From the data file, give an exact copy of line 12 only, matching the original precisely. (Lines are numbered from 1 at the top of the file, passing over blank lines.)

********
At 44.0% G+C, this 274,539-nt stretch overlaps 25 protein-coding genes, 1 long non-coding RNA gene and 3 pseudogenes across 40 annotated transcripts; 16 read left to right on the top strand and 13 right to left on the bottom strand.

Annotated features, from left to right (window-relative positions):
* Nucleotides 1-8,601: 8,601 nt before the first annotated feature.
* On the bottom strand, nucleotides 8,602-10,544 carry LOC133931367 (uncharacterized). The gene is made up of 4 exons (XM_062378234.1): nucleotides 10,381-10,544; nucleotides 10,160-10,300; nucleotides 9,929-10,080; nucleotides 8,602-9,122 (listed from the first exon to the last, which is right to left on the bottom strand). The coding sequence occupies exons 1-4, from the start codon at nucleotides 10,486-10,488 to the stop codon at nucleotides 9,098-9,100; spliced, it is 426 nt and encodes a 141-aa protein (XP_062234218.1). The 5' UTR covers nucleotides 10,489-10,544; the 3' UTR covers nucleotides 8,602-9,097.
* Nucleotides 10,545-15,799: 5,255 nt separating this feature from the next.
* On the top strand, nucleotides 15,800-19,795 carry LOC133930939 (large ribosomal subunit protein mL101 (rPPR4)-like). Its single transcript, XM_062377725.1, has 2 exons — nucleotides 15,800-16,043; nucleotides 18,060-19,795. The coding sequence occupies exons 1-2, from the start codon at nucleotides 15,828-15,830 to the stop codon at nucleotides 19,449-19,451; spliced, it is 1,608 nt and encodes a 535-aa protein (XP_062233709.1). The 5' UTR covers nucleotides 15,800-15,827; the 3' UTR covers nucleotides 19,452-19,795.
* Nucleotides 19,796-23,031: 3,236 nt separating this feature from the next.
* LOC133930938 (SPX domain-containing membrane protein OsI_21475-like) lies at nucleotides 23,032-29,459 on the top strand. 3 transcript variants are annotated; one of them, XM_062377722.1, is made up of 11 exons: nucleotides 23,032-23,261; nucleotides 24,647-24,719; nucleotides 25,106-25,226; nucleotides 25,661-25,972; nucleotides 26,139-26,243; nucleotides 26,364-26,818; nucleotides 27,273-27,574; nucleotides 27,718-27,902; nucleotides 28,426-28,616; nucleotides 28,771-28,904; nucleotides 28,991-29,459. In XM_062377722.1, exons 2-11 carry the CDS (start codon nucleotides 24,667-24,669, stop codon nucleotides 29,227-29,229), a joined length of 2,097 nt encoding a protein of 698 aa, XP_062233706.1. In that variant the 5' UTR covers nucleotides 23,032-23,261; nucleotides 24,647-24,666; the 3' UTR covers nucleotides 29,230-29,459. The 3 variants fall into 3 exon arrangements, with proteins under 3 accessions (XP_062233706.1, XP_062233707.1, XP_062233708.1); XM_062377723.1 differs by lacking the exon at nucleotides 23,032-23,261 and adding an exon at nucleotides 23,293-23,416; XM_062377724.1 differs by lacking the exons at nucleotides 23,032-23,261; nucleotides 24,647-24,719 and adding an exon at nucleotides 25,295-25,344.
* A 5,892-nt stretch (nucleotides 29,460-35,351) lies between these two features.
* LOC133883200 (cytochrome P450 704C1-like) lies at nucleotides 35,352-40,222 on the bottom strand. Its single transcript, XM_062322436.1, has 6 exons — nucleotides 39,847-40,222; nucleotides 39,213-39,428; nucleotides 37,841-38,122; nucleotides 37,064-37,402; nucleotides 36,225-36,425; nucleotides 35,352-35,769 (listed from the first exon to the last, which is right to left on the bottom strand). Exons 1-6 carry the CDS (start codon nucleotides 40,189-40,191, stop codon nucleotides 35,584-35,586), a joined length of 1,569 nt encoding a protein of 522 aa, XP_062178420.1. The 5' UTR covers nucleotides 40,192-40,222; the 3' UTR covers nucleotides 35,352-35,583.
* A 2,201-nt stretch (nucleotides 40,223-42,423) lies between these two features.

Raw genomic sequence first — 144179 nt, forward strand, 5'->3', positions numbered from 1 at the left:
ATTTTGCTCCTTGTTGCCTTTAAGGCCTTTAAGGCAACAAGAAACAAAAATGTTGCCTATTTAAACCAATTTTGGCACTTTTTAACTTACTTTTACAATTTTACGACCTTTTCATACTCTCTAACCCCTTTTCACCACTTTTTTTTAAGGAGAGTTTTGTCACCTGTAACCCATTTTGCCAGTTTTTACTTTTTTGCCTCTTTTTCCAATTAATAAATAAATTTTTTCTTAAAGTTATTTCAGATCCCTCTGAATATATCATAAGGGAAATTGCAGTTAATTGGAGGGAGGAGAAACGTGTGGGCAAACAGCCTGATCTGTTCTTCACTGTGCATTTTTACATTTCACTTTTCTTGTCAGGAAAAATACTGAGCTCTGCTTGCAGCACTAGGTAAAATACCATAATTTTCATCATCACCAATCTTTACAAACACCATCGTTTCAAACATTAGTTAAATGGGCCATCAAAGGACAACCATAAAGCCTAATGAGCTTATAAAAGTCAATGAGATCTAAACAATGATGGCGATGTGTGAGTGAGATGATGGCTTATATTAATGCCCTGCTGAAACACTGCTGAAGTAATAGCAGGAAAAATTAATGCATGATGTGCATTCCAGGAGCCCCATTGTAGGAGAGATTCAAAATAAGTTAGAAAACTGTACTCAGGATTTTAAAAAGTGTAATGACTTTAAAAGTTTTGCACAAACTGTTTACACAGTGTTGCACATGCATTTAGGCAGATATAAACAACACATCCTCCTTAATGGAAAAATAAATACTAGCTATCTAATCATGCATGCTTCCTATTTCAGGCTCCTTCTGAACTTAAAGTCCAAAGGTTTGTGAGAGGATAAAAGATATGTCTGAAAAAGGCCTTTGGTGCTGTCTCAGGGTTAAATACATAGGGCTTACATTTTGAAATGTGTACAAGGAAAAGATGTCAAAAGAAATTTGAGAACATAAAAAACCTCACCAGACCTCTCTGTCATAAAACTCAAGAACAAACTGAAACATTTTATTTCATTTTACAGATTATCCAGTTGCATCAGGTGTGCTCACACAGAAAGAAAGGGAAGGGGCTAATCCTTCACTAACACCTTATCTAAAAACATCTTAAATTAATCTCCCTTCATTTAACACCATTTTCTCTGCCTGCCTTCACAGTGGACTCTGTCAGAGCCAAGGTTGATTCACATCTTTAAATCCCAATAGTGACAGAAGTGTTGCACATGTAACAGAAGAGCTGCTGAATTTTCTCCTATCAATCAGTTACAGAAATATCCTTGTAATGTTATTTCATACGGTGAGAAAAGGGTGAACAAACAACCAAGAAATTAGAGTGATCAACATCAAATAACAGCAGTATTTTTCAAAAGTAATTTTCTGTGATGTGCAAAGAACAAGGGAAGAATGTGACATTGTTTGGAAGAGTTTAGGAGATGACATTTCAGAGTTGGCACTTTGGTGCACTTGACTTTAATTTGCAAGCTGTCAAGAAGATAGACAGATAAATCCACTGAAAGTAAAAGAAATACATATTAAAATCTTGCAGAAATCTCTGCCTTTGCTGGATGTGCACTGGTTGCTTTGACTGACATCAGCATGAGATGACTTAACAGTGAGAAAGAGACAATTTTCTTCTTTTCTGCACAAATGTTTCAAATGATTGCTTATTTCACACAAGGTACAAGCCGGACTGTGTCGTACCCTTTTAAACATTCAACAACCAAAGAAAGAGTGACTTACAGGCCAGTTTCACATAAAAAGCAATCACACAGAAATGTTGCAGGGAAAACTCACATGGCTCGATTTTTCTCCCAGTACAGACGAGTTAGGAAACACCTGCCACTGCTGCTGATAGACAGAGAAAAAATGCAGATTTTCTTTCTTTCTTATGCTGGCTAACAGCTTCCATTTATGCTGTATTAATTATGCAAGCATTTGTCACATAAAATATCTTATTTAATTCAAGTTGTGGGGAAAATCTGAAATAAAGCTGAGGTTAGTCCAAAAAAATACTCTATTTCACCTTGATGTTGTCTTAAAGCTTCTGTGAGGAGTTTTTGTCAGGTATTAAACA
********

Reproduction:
Raw genomic sequence first — 144179 nt, forward strand, 5'->3', positions numbered from 1 at the left: